Sweden’s Discrimination Ombudsman (DO) has ruled that the SAS uniform policy banning the wearing of hijabs by new employees who deal with passengers “does not breach anti-discrimination laws, based on it only applying for employees who are in direct customer contact.” According to The Local, the judgment explains that SAS first informs potential employees about the policy only when they are offered a job, in order to ensure that the application process is based solely on the criteria of qualifications and competence. To which the aggrieved applicant, Ms Aye Alhassani, replied that she thought it would have been better if the company had told her about the policy at the start of the interview process: “I could’ve then looked for other jobs and not prioritized the SAS job over others and let them go,”
The DO referred to the CJEU’s March 2017 ruling in Achbita and Bougnaoui [noted here] that companies can ask customer-facing employees not to express their religious beliefs through religious symbols such as clothing, always provided that the purpose of the policy is to show political, philosophical or religious neutrality to customers and it is applied in manner that is neutral, consistent and proportionate. [With thanks to Paul De Mello Jnr]
Scientology in Ireland
The Times (£) reported on Christmas Day that concern has been expressed about the growth of the Church of Scientology in Ireland. The Scientologists have bought a former church in Firhouse, Co Dublin, with a 1,300-seat auditorium and converted it into a centre for their Irish operations. In October 2016 they opened a “national affairs office” in Merrion Square. The Taoiseach, Leo Varadkar, has expressed his own concerns but says that he is not willing to restrict the Scientologists’ operations – even if it were possible to do so under EU law and the terms of Article 9 ECHR, which is doubtful:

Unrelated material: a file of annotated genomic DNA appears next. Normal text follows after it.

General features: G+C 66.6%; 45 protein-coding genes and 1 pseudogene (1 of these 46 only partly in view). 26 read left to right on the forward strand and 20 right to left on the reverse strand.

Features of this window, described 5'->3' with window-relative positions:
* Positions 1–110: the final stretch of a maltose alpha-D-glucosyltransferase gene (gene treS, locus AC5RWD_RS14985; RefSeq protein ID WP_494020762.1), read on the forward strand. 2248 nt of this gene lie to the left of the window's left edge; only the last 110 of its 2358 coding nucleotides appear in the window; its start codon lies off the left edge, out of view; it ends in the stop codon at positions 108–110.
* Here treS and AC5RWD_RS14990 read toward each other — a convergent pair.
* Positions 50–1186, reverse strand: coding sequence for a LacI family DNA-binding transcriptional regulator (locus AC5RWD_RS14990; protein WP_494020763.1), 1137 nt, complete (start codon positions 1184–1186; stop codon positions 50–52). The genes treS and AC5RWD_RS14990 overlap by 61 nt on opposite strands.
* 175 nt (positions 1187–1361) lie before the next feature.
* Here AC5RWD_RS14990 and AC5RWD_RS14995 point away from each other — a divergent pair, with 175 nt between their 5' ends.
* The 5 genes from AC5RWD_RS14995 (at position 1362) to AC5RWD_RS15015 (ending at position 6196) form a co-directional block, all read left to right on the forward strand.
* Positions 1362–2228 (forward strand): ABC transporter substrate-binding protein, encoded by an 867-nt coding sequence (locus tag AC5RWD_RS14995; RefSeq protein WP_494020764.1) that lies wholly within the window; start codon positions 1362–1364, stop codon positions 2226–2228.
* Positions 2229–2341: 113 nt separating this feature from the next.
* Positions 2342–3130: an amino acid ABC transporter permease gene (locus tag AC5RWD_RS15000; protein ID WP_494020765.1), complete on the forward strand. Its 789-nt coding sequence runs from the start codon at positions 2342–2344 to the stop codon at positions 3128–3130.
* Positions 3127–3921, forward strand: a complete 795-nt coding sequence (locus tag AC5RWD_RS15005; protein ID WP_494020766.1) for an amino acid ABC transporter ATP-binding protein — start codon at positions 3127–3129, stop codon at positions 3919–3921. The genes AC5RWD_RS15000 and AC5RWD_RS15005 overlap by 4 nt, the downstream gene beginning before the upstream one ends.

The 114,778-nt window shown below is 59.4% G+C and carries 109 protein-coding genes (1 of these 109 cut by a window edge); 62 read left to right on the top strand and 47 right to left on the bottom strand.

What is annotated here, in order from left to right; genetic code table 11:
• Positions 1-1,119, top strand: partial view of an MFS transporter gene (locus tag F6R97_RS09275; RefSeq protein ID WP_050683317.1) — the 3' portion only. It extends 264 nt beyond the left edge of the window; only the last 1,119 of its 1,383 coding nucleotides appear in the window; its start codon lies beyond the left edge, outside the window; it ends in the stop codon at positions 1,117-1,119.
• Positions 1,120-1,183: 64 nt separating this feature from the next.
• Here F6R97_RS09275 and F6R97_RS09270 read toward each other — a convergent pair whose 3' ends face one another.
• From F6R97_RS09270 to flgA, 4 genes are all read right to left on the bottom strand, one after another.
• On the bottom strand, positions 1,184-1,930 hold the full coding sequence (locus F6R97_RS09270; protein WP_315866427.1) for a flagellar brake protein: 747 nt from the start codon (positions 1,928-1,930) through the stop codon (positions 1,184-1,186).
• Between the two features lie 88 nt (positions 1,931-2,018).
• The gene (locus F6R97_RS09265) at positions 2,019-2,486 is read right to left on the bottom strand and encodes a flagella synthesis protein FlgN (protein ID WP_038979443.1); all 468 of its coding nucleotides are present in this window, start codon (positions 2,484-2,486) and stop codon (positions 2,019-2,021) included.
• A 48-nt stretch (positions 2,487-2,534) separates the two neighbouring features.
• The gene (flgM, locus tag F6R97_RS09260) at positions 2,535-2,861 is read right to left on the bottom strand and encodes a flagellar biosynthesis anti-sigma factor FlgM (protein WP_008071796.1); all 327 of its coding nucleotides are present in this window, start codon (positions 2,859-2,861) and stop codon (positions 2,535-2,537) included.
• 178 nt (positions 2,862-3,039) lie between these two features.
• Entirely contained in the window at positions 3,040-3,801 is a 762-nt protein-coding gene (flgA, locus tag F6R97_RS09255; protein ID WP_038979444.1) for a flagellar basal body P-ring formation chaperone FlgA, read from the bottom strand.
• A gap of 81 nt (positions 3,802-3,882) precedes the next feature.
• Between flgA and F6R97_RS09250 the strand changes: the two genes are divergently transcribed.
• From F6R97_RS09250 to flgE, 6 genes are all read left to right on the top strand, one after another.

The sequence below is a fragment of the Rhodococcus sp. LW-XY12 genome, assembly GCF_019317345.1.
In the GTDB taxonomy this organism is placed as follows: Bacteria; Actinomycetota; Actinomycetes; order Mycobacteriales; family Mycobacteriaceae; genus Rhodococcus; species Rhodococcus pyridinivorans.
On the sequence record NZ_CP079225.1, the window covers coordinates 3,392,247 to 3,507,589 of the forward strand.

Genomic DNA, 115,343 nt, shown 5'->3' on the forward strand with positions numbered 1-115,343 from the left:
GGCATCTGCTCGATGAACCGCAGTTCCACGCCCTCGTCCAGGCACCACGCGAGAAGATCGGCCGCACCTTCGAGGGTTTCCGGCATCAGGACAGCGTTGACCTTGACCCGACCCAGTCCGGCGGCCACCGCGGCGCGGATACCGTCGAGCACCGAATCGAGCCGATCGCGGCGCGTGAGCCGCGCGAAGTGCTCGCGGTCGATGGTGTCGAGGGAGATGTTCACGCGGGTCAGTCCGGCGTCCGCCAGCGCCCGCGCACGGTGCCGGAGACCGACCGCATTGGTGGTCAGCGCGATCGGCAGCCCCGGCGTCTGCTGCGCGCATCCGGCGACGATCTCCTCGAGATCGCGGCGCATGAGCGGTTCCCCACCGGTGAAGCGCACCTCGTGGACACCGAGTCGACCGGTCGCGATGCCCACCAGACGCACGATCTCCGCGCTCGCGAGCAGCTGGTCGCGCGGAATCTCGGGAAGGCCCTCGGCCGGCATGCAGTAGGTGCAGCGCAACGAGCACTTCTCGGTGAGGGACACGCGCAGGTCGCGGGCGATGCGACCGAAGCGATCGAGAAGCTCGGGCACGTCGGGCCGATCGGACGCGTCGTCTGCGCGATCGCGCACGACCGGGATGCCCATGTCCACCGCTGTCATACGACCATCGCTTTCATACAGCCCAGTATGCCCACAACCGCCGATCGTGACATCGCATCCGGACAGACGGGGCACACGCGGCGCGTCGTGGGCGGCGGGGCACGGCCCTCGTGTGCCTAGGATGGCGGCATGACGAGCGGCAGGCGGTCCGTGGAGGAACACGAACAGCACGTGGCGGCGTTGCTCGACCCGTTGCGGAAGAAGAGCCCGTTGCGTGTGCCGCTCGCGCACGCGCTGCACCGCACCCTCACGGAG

“I know there is a genuine concern about the fact or the possibility that it could be a cult. At the same time, I think we always have to balance freedom of religion or freedom of association on the one hand with protecting people from being exploited, and that is always a challenge. I don’t know enough about the Church of Scientology to know whether or to what extent the allegations made against them would require government intervention of some sort. I would be loath to go down that route of starting to interfere with religious groups or restrict people’s freedom of association in any way.”
[With thanks to Donlu D Thayer at BYU.]
Yet more on Brexit
The Chancellor of the Exchequer has written to the House of Commons Treasury Select Committee in response to a request for clarification of the Government’s position on UK membership of the Customs Union after Brexit, as follows:
“Exiting the European Union: decision-making